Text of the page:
When I was released from the hospital, they gave me another chance. The hospital let me come back in a part time position that they felt might be less stressful.
But it didn't work, and in November I was back in the hospital, this time at St. Joseph's Hospital in Tampa.
It seemed that my career as a social worker was over. I just couldn't tolerate the stress of a full time job with the pressures of working in an understaffed hospital.
I decided to reapply for Social Security Disability. The application is pending at this time.
In losing my job, I lost everything. I lost my apartment and had to pack up my things and put them in storage. I returned to Michigan to live with my mother.
In Michigan, I took a course as a nursing assistant, and began volunteering in a local nursing home. That is where I am now.
The future lies ahead. In spite of many discouragements, I must go on. I will try to live as productive a life as possible.
However, I cannot delude myself. The years of nervous breakdowns have taken their toll. I will never realize the potential that I might have had without this illness.
I can only say that through everything that has happened, my faith has been strengthened. We are on this earth for such a short time. I have gotten used to death through my work in the hospital and in the nursing home. I have no illusions of immortality.
For whatever reason, God has seen fit to bring me through the terrible disease of schizophrenia. I spent twelve years in a satanic cult trying to find a cure for my illness. In the end, I have found that there is no cure. There is only palliative help in the form of the various medications that I must take each day.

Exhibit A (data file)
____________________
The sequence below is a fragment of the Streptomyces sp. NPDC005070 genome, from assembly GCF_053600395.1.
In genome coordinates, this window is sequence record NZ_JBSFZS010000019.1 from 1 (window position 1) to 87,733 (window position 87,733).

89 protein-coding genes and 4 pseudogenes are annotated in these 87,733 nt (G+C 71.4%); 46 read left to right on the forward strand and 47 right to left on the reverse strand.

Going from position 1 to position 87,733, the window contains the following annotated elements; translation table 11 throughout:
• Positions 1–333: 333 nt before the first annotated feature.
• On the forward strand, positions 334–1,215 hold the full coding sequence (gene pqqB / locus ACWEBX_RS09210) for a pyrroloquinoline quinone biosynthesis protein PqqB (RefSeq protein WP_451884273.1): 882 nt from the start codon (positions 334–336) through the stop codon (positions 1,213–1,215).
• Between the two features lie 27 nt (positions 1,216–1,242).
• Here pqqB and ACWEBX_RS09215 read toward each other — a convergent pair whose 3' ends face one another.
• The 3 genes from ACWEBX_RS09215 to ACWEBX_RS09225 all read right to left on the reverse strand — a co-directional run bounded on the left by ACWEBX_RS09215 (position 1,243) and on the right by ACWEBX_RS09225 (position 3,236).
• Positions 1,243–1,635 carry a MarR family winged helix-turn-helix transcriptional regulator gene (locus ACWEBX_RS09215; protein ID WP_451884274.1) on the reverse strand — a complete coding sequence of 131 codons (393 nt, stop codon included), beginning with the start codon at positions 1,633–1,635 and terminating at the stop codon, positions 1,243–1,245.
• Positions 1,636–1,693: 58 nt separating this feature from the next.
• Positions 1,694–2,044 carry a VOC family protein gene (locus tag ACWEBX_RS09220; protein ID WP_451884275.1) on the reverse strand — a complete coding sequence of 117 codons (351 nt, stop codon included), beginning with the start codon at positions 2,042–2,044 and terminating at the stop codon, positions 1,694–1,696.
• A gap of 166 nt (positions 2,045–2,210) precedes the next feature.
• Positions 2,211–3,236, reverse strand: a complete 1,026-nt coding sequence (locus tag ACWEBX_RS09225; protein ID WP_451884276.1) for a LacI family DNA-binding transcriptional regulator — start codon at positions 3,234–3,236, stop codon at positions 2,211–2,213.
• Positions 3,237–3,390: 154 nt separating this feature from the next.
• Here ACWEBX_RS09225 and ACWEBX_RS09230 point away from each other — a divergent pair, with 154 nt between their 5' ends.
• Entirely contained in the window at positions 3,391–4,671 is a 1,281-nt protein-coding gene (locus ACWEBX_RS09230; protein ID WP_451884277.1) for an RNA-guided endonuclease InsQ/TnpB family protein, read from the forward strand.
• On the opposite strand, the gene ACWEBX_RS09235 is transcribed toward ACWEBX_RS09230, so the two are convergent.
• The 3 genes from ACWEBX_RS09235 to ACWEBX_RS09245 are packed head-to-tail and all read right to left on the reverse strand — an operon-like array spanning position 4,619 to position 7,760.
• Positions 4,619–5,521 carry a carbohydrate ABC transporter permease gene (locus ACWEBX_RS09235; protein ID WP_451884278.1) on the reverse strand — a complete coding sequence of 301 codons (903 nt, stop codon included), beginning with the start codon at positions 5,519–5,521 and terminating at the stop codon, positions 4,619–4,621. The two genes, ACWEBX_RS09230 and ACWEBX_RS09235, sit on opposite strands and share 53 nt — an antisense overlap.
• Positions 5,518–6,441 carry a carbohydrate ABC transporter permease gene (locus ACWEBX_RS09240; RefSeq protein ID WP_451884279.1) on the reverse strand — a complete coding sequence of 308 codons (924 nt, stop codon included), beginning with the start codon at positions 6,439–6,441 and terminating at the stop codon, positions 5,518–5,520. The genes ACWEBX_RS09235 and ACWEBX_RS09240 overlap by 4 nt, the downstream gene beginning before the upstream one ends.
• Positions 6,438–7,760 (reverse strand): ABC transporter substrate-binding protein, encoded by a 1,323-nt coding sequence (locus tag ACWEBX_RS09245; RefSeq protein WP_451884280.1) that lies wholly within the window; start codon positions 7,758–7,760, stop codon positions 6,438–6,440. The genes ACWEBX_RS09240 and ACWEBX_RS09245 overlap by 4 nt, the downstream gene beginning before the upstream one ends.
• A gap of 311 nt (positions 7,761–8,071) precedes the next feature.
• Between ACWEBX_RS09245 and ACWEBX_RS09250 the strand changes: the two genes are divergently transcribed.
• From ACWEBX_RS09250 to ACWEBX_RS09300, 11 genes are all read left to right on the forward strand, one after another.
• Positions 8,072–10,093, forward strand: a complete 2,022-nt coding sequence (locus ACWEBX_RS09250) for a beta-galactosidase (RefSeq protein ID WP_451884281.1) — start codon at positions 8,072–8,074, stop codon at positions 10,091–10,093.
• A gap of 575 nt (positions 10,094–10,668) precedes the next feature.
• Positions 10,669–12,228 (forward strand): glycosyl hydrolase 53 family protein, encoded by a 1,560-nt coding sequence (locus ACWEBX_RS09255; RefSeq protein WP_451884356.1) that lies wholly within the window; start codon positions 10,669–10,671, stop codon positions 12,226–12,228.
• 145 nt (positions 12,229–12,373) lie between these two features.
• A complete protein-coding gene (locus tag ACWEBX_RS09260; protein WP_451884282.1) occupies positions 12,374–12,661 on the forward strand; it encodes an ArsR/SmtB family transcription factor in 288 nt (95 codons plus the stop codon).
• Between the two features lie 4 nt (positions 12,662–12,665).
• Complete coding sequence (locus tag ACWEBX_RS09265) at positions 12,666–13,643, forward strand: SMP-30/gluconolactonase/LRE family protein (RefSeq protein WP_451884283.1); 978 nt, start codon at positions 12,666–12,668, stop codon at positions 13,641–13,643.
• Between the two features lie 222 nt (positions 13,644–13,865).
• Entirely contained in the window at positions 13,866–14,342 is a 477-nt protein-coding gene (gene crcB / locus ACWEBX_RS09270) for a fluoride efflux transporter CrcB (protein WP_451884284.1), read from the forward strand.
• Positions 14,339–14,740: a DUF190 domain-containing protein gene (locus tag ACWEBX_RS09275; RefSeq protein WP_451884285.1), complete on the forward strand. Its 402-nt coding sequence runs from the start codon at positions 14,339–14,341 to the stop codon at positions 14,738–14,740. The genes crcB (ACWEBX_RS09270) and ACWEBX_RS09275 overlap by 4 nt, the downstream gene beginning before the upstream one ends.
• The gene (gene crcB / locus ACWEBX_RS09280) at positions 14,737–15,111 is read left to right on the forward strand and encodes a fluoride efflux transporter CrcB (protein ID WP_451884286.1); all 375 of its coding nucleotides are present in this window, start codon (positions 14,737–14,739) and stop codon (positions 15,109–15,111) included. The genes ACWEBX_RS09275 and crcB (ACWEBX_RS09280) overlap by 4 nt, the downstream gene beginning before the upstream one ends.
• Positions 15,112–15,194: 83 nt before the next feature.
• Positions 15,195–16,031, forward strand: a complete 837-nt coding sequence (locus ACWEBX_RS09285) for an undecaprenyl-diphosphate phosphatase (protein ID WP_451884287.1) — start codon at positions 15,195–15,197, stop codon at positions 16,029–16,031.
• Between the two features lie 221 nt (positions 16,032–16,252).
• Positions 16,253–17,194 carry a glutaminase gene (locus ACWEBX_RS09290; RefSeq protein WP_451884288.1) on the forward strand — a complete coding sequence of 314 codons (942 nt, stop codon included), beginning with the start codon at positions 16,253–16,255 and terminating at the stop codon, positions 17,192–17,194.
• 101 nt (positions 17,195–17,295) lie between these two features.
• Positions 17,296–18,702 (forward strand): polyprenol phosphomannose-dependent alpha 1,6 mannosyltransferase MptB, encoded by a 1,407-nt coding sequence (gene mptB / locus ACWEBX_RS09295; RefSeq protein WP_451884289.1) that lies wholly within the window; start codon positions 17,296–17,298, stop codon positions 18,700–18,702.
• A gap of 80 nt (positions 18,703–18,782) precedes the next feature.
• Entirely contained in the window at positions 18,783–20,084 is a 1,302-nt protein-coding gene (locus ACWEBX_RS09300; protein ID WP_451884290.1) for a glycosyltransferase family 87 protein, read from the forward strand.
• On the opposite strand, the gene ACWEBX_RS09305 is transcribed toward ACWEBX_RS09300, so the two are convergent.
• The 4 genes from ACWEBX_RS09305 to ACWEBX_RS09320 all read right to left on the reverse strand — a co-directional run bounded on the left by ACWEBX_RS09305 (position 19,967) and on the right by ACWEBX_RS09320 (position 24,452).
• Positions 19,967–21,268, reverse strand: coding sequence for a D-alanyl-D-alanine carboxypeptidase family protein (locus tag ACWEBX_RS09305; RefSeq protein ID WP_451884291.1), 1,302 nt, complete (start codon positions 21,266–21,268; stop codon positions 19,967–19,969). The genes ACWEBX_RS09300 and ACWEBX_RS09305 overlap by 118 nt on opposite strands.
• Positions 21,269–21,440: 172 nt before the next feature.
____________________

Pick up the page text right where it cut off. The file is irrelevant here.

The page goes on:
Yet, I am lucky. For a schizophrenic whose father was once told that I would never live outside an institution, I have done fairly well.
I have traveled to Europe. (I was given a two week trip to Holland, Denmark and Belgium by my brother who was at the time working in Amsterdam for a Dutch chemical company).
I have written two books. I have had my own business. And I have at various times been able to work and function in the "normal" world without people knowing there was anything wrong with me.
I have always had friends, people who have shared my journey in one way or another. And I finally have peace with my family. I enjoy my nieces and nephews and I do not regret not having children of my own. Perhaps God knew best when I had my miscarriage. It's all I can do to take care of myself, and I even need help with that. What would I do now with a child?
Above all, I have emerged from my forty eight years with a deep faith in God. He saved me from the car accident in 1966 with a fever of mysterious origin. He saved me from the cult with a miraculous deliverance. And He even, I believe, saved me from cancer.
I am grateful to be out of the cult. Many of my former friends are still in there. At least I am free. Free to live and to make my own choices, not living as a hypnotized robot controlled by the will of another, a despot who even though now dead, continues to exert his influence upon the unfortunate followers of the cult of Scientology.
The future lies ahead. And what will it bring? In this, I am in the same boat with the rest of humanity. I simply don't know, any more than you do, what lies ahead.
Do I regret the past? The answer is no, not any part of it. It has been a great learning experience. It has made me more humble. And it has brought me closer to God. Is that not what life is all about?